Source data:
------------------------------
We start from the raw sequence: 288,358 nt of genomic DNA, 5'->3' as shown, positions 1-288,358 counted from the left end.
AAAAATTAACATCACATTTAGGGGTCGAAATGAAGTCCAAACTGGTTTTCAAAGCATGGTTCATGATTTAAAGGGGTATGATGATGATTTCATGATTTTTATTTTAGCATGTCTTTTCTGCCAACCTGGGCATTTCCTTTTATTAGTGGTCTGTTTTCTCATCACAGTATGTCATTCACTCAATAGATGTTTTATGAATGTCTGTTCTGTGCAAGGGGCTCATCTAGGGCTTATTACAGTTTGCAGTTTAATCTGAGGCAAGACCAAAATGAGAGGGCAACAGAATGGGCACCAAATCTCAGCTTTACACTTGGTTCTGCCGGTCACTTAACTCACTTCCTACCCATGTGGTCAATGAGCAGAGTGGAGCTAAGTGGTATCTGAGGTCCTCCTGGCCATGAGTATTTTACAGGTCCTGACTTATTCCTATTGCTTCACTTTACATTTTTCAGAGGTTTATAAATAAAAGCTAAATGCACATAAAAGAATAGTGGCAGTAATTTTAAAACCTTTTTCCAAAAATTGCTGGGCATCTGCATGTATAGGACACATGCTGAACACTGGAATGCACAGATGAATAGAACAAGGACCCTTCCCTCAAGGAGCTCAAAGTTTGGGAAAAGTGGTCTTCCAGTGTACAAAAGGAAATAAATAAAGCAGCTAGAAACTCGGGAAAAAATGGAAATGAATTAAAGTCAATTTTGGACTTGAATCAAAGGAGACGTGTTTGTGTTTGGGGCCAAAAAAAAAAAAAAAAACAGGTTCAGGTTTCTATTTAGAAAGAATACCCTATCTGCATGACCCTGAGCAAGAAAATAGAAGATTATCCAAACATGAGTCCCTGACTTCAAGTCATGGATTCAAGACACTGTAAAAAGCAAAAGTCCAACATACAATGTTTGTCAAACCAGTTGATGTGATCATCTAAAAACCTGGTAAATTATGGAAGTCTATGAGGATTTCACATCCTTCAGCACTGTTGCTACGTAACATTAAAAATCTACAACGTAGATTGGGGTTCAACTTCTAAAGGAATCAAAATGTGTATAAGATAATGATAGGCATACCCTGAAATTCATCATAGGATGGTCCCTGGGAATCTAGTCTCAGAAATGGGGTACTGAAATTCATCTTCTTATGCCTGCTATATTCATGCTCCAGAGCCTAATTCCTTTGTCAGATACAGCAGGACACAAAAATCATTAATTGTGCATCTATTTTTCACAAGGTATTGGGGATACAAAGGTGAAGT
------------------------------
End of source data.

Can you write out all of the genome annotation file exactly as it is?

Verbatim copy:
We start from the raw sequence: 288,358 nt of genomic DNA, 5'->3' as shown, positions 1-288,358 counted from the left end.
AAAAATTAACATCACATTTAGGGGTCGAAATGAAGTCCAAACTGGTTTTCAAAGCATGGTTCATGATTTAAAGGGGTATGATGATGATTTCATGATTTTTATTTTAGCATGTCTTTTCTGCCAACCTGGGCATTTCCTTTTATTAGTGGTCTGTTTTCTCATCACAGTATGTCATTCACTCAATAGATGTTTTATGAATGTCTGTTCTGTGCAAGGGGCTCATCTAGGGCTTATTACAGTTTGCAGTTTAATCTGAGGCAAGACCAAAATGAGAGGGCAACAGAATGGGCACCAAATCTCAGCTTTACACTTGGTTCTGCCGGTCACTTAACTCACTTCCTACCCATGTGGTCAATGAGCAGAGTGGAGCTAAGTGGTATCTGAGGTCCTCCTGGCCATGAGTATTTTACAGGTCCTGACTTATTCCTATTGCTTCACTTTACATTTTTCAGAGGTTTATAAATAAAAGCTAAATGCACATAAAAGAATAGTGGCAGTAATTTTAAAACCTTTTTCCAAAAATTGCTGGGCATCTGCATGTATAGGACACATGCTGAACACTGGAATGCACAGATGAATAGAACAAGGACCCTTCCCTCAAGGAGCTCAAAGTTTGGGAAAAGTGGTCTTCCAGTGTACAAAAGGAAATAAATAAAGCAGCTAGAAACTCGGGAAAAAATGGAAATGAATTAAAGTCAATTTTGGACTTGAATCAAAGGAGACGTGTTTGTGTTTGGGGCCAAAAAAAAAAAAAAAAACAGGTTCAGGTTTCTATTTAGAAAGAATACCCTATCTGCATGACCCTGAGCAAGAAAATAGAAGATTATCCAAACATGAGTCCCTGACTTCAAGTCATGGATTCAAGACACTGTAAAAAGCAAAAGTCCAACATACAATGTTTGTCAAACCAGTTGATGTGATCATCTAAAAACCTGGTAAATTATGGAAGTCTATGAGGATTTCACATCCTTCAGCACTGTTGCTACGTAACATTAAAAATCTACAACGTAGATTGGGGTTCAACTTCTAAAGGAATCAAAATGTGTATAAGATAATGATAGGCATACCCTGAAATTCATCATAGGATGGTCCCTGGGAATCTAGTCTCAGAAATGGGGTACTGAAATTCATCTTCTTATGCCTGCTATATTCATGCTCCAGAGCCTAATTCCTTTGTCAGATACAGCAGGACACAAAAATCATTAATTGTGCATCTATTTTTCACAAGGTATTGGGGATACAAAGGTGAAGT